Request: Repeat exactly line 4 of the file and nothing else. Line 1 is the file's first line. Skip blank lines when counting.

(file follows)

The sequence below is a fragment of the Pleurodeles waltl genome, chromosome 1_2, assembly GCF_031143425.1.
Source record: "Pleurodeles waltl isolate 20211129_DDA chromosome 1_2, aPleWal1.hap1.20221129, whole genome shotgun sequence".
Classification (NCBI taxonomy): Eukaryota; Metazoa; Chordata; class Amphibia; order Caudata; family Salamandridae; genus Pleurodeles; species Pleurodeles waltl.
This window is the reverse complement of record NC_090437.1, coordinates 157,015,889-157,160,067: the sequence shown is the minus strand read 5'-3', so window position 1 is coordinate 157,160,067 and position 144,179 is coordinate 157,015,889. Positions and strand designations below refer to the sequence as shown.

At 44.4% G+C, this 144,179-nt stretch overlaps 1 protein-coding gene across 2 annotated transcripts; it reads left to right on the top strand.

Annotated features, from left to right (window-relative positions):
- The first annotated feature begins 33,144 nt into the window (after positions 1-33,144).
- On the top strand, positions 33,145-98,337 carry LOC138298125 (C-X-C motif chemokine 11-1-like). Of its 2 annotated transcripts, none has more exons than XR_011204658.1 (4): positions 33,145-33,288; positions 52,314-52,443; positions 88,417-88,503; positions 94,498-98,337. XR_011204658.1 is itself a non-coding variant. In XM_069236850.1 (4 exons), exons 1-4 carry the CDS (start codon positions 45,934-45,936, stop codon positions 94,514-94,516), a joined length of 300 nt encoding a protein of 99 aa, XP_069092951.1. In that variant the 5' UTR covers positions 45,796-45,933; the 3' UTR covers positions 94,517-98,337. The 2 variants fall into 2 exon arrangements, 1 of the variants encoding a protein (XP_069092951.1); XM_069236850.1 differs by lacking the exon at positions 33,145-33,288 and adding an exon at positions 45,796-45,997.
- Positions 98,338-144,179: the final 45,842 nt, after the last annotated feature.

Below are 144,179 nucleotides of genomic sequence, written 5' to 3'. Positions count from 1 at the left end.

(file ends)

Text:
This window is the reverse complement of record NC_090437.1, coordinates 157,015,889-157,160,067: the sequence shown is the minus strand read 5'-3', so window position 1 is coordinate 157,160,067 and position 144,179 is coordinate 157,015,889. Positions and strand designations below refer to the sequence as shown.